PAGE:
Provincial disability benefits can help you look after your child financially and can provide other indirect benefits, such as access to special services. However, you may still worry about what will happen to your child after your death. Who will care for your child and how will their finances be managed? Disability benefits are not guaranteed and could potentially be drastically reduced—or even discontinued—in the future. If you leave an inheritance or life insurance proceeds directly to your child, his or her assets could increase enough to disqualify him or her from receiving provincial disability benefits.
Introducing Henson trusts
A Henson trust is a fully discretionary trust designed specifically to benefit persons with disabilities.1 It manages the trust assets and seeks to protect these assets (typically an inheritance) from being considered to belong to a person with a disability, so that person will remain eligible to collect government benefits and entitlements.
It is named after a 1987 case in which the Ontario government tried to disqualify Audrey Henson from receiving her provincial disability benefits because of money left to her in a testamentary trust. In the end, the Court of Appeal ruled that the trust assets were not available to Ms. Henson and she could still collect government benefits.
Benefits at a glance
- allows you to use capital—or other assets, including proceeds of permanent life insurance—to fund the trust
- allows you to authorize a trustee to pay for anything your child requires
- endeavours to protect your child’s eligibility for future disability benefits by giving the trustee full discretion over trust payments
- directs the trustee on how to distribute any remaining balance to other beneficiaries at some future point; for example, upon the passing of your child
Choose someone you trust
Your choice of trustee is critical. You should ensure that this person has the technical ability to manage such a trust, is willing to take the time necessary to care for your child’s needs, and is available to provide guidance and support. You may wish to consider the benefits of hiring a professional executor,2 as well as a trustee like MD Private Trust. This will ensure that the needs of your child are always the top priority.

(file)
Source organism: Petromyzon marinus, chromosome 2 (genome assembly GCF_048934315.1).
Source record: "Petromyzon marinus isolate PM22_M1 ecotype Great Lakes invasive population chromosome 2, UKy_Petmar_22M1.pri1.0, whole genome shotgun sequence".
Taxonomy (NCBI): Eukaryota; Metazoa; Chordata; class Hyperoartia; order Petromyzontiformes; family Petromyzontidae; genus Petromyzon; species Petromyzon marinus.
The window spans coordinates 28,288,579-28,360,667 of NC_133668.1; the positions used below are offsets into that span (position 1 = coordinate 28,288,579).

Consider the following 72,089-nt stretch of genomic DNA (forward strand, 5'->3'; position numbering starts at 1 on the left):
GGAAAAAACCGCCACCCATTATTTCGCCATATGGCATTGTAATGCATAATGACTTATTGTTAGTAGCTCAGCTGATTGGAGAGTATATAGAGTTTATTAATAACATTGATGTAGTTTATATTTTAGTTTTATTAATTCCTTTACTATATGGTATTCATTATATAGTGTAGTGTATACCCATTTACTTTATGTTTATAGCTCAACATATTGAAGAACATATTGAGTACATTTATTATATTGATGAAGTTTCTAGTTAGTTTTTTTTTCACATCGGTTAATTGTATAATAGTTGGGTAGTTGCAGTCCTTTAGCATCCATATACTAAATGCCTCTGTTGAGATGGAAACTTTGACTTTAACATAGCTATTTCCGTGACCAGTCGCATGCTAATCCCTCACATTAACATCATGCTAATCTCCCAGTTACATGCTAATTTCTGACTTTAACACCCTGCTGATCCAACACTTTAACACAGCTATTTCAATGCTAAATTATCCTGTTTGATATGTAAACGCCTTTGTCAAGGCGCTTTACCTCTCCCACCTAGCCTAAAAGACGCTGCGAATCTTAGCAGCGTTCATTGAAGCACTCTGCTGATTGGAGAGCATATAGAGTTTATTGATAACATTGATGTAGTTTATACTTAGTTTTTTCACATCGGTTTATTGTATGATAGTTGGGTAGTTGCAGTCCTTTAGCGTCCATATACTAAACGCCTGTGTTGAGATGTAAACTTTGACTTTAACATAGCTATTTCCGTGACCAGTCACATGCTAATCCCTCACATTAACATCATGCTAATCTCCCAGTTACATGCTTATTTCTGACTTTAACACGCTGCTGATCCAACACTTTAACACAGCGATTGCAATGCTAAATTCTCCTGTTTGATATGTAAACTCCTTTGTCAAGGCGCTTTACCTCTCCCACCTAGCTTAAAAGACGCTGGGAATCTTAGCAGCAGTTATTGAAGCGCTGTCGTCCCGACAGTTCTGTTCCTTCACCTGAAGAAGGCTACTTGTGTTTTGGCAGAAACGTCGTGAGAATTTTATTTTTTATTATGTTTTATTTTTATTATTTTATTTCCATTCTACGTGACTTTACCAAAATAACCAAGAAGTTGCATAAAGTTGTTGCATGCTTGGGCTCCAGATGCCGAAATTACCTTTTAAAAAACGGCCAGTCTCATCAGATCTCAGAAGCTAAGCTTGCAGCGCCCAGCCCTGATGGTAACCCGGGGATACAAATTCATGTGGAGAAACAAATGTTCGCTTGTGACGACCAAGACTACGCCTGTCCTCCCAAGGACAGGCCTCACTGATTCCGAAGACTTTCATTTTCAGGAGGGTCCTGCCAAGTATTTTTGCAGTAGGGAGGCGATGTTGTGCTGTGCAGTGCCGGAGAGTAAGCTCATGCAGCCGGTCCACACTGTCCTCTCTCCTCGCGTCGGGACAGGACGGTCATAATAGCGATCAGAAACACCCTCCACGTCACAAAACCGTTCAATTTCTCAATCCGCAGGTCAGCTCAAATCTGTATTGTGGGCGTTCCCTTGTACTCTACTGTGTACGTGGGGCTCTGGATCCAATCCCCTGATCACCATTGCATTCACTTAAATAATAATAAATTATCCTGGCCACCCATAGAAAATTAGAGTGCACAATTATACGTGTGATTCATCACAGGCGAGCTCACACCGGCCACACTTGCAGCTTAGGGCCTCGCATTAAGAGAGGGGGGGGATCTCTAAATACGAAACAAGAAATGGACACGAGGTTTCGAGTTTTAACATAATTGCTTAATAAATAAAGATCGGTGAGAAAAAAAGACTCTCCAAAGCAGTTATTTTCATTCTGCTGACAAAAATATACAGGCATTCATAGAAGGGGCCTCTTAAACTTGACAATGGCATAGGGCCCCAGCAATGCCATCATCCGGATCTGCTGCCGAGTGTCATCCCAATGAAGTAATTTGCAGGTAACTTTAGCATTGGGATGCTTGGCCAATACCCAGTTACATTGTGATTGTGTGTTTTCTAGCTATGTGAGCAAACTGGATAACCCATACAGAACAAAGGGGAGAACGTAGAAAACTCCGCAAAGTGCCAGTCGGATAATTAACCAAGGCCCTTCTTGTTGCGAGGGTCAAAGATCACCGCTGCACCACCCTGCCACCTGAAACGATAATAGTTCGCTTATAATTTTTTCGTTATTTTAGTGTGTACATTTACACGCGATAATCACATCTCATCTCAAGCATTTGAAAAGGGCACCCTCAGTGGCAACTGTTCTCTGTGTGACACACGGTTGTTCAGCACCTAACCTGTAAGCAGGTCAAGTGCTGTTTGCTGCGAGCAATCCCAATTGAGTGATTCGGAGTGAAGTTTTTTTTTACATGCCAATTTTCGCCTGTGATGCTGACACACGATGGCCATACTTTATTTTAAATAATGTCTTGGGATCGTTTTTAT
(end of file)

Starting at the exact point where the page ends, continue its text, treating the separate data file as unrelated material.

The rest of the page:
How a Henson trust works
Because the trustee has full discretion over trust payments to your child, your child’s interest in the trust is typically not considered an asset that would affect his or her eligibility for provincial disability benefits. The trustee can use the trust funds to pay for any extras that your child requires, within provincial rules, and can keep the bulk of the trust funds intact for any future needs.
A Henson trust can help you strike the desired balance—maximizing the benefits your money can provide to your child after you are gone, while striving to protect his or her disability benefits as much as possible. You will have peace of mind knowing that your child will continue to receive appropriate care and benefits after your death.
Consult with your MD Advisor to see if setting up a Henson trust is appropriate for your special-needs child.